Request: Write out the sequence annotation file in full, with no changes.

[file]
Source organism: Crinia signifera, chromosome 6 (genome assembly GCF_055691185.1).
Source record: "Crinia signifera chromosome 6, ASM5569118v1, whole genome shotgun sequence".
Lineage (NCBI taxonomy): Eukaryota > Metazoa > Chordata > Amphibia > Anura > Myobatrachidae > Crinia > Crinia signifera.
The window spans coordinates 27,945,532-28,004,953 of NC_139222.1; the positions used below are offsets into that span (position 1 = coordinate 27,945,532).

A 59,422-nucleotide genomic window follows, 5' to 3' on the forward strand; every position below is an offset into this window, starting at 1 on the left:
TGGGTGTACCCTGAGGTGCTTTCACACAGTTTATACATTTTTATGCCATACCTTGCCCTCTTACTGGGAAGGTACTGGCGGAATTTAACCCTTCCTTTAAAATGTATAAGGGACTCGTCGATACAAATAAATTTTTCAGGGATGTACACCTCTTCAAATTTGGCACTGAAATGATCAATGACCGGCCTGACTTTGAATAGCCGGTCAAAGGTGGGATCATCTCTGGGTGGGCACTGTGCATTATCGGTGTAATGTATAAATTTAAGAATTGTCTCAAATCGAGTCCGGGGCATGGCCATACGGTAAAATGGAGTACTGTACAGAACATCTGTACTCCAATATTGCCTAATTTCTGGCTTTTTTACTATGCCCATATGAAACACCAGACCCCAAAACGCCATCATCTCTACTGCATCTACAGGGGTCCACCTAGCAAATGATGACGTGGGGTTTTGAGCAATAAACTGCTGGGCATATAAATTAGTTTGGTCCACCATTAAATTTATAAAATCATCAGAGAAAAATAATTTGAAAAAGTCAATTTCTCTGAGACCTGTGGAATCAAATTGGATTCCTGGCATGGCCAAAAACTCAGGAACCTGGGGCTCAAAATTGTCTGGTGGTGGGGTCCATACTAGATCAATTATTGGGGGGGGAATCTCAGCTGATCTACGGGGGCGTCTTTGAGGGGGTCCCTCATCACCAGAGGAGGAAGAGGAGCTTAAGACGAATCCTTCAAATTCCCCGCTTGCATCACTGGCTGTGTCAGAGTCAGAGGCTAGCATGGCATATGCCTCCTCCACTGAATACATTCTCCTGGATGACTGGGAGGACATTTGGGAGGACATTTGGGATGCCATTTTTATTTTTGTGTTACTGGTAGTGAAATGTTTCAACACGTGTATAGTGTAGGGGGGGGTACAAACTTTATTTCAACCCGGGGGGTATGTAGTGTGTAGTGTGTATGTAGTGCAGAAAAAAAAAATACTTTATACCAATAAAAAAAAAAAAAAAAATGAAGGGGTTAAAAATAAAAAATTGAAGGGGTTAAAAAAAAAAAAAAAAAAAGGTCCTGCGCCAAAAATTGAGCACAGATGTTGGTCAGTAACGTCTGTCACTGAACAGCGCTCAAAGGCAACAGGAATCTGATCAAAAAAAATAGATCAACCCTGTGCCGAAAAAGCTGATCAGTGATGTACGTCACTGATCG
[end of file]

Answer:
Source organism: Crinia signifera, chromosome 6 (genome assembly GCF_055691185.1).
Source record: "Crinia signifera chromosome 6, ASM5569118v1, whole genome shotgun sequence".
Lineage (NCBI taxonomy): Eukaryota > Metazoa > Chordata > Amphibia > Anura > Myobatrachidae > Crinia > Crinia signifera.
The window spans coordinates 27,945,532-28,004,953 of NC_139222.1; the positions used below are offsets into that span (position 1 = coordinate 27,945,532).

A 59,422-nucleotide genomic window follows, 5' to 3' on the forward strand; every position below is an offset into this window, starting at 1 on the left:
TGGGTGTACCCTGAGGTGCTTTCACACAGTTTATACATTTTTATGCCATACCTTGCCCTCTTACTGGGAAGGTACTGGCGGAATTTAACCCTTCCTTTAAAATGTATAAGGGACTCGTCGATACAAATAAATTTTTCAGGGATGTACACCTCTTCAAATTTGGCACTGAAATGATCAATGACCGGCCTGACTTTGAATAGCCGGTCAAAGGTGGGATCATCTCTGGGTGGGCACTGTGCATTATCGGTGTAATGTATAAATTTAAGAATTGTCTCAAATCGAGTCCGGGGCATGGCCATACGGTAAAATGGAGTACTGTACAGAACATCTGTACTCCAATATTGCCTAATTTCTGGCTTTTTTACTATGCCCATATGAAACACCAGACCCCAAAACGCCATCATCTCTACTGCATCTACAGGGGTCCACCTAGCAAATGATGACGTGGGGTTTTGAGCAATAAACTGCTGGGCATATAAATTAGTTTGGTCCACCATTAAATTTATAAAATCATCAGAGAAAAATAATTTGAAAAAGTCAATTTCTCTGAGACCTGTGGAATCAAATTGGATTCCTGGCATGGCCAAAAACTCAGGAACCTGGGGCTCAAAATTGTCTGGTGGTGGGGTCCATACTAGATCAATTATTGGGGGGGGAATCTCAGCTGATCTACGGGGGCGTCTTTGAGGGGGTCCCTCATCACCAGAGGAGGAAGAGGAGCTTAAGACGAATCCTTCAAATTCCCCGCTTGCATCACTGGCTGTGTCAGAGTCAGAGGCTAGCATGGCATATGCCTCCTCCACTGAATACATTCTCCTGGATGACTGGGAGGACATTTGGGAGGACATTTGGGATGCCATTTTTATTTTTGTGTTACTGGTAGTGAAATGTTTCAACACGTGTATAGTGTAGGGGGGGGTACAAACTTTATTTCAACCCGGGGGGTATGTAGTGTGTAGTGTGTATGTAGTGCAGAAAAAAAAAATACTTTATACCAATAAAAAAAAAAAAAAAAATGAAGGGGTTAAAAATAAAAAATTGAAGGGGTTAAAAAAAAAAAAAAAAAAAGGTCCTGCGCCAAAAATTGAGCACAGATGTTGGTCAGTAACGTCTGTCACTGAACAGCGCTCAAAGGCAACAGGAATCTGATCAAAAAAAATAGATCAACCCTGTGCCGAAAAAGCTGATCAGTGATGTACGTCACTGATCG